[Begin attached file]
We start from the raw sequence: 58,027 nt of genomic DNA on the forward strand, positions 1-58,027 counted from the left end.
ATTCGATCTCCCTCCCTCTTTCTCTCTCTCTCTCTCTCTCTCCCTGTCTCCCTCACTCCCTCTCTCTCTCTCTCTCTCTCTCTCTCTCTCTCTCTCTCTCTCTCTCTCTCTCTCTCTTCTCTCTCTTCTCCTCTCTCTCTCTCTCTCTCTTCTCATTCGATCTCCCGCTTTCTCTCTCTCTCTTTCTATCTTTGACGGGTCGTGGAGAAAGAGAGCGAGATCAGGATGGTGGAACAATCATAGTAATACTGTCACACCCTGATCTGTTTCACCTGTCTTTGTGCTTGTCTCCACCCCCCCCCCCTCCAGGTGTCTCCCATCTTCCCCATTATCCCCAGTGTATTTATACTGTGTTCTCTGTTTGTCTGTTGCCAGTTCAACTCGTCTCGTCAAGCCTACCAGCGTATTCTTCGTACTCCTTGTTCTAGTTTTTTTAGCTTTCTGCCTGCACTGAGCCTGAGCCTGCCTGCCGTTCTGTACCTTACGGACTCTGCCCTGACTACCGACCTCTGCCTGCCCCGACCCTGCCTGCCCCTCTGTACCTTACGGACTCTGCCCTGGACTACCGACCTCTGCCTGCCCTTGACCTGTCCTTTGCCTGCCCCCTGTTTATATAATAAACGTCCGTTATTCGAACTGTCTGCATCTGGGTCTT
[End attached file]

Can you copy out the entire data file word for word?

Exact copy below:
We start from the raw sequence: 58,027 nt of genomic DNA on the forward strand, positions 1-58,027 counted from the left end.
ATTCGATCTCCCTCCCTCTTTCTCTCTCTCTCTCTCTCTCTCCCTGTCTCCCTCACTCCCTCTCTCTCTCTCTCTCTCTCTCTCTCTCTCTCTCTCTCTCTCTCTCTCTCTCTCTCTTCTCTCTCTTCTCCTCTCTCTCTCTCTCTCTCTTCTCATTCGATCTCCCGCTTTCTCTCTCTCTCTTTCTATCTTTGACGGGTCGTGGAGAAAGAGAGCGAGATCAGGATGGTGGAACAATCATAGTAATACTGTCACACCCTGATCTGTTTCACCTGTCTTTGTGCTTGTCTCCACCCCCCCCCCCTCCAGGTGTCTCCCATCTTCCCCATTATCCCCAGTGTATTTATACTGTGTTCTCTGTTTGTCTGTTGCCAGTTCAACTCGTCTCGTCAAGCCTACCAGCGTATTCTTCGTACTCCTTGTTCTAGTTTTTTTAGCTTTCTGCCTGCACTGAGCCTGAGCCTGCCTGCCGTTCTGTACCTTACGGACTCTGCCCTGACTACCGACCTCTGCCTGCCCCGACCCTGCCTGCCCCTCTGTACCTTACGGACTCTGCCCTGGACTACCGACCTCTGCCTGCCCTTGACCTGTCCTTTGCCTGCCCCCTGTTTATATAATAAACGTCCGTTATTCGAACTGTCTGCATCTGGGTCTT